Have you always programmed your own patches?
I like to programme synthesisers to a certain extent but I'm absolutely not against presets because I use a lot of presets, like from the Korg M1 or the DX-100, there's a lot of my own sounds but sometimes I use some legendary house presets. You know these people that say, "urgh, he uses presets." If it's just a sound, who cares? It's what you play with it. The piano is also a preset.
You must be pretty good at spotting when other people are using presets by now?
Definitely from everything up until the year 2000. I don't know much about new synth workstations.
Is there much from the past ten years that interests you?
A lot: as you can see here I've got the microKorgs which I'm a huge fan of. They have a lot of synthesis capability and also the sound I kind of like—it's like woolly, in between an old Roland sound, like a Jupiter mixed with....they're like little work horses. If you have a computer editor you can do amazing stuff with it.
Do you have a preferred type of synthesis?
I'm definitely an expert on FM synthesis. I can programme the DX-100 and I've totally mastered it if I say so myself. Also the D-X7: I have one of those too but I like the four operator ones because they sound more characteristic than the D-X7.
Have you ever dabbled in modular synthesis?
Absolutely not. For me it's the most boring thing. I have the MS-20 analogue sequencer and the MS-10, but modular synths don't fit in my work flow. They're also really expensive. A guy would have a $5000 modular system and the only sound he makes with it is [makes raspberry noise] sound. Most of the time they're also not polyphonic. I think modular synths are more like a hobby for synthesiser dabblers, you know. I'd rather want to have a good workstation ROMpler, like the Korg Microstation here [points] because you can really use that to make tracks and you can make much more interesting sounds with it also I think. Of course you can buy amazing modules and make them sound really weird but it also doesn't work quickly enough for me because you have to patch the cables and there's no memory.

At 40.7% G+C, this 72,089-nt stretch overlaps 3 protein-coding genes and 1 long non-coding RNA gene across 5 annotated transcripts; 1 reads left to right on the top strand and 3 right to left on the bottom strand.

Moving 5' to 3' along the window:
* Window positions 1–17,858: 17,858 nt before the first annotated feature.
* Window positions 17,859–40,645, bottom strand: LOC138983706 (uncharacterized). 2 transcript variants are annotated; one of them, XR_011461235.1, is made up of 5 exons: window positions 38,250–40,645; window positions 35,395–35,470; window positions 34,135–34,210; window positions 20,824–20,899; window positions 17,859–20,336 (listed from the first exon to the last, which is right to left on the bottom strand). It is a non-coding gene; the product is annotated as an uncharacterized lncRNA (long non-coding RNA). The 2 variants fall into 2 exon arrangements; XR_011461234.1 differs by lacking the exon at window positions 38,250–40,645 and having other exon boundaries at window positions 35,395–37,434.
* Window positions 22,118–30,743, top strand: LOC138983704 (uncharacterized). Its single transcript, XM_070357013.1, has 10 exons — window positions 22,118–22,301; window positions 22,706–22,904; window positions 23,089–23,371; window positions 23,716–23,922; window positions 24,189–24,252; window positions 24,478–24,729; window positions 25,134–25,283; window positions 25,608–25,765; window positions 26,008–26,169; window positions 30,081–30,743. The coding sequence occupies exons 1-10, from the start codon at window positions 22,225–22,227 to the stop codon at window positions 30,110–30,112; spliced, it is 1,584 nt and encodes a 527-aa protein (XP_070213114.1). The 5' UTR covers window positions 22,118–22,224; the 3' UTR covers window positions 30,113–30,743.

Are you still using the Amiga for sequencing?
I always have different ways of working. Maybe for one week I'll work only with the Amiga connected with an 808 through the MS-20 and then I'll do something else to keep it fresh, because I'm not somebody who can sit in the same studio all the time—then I get bored and there's no more inspiration.
Have you always paid close consideration to your environment?
Yeah, I guess so because at one time I had this huge studio with every fucking synth possible and a giant mixing board, like a Tascam, automated. It was a huge thing with lots of channels, a real pro thing. You're sitting there and you think, "I'm going to make house and techno music with this?" Most house and techno classics are made on this Tascam 4-track or even mixed with a DJ mixer or something.
I thought as an artist, you had to have the most equipment and the most expensive compressors...well, this is basically bullshit because you can use anything, even just a laptop or something to make a great record. So I gave my mixer to Brian (Orgue Electronique), I sold a lot of synthesisers because I wasn't really using them. Then I just started using this Inkel audio mixer which I got for €20. It's really simple, but it's all I need. You don't need 32 channels to make a house record; I was only using like three channels on this giant mixing board.
When did you make this realisation?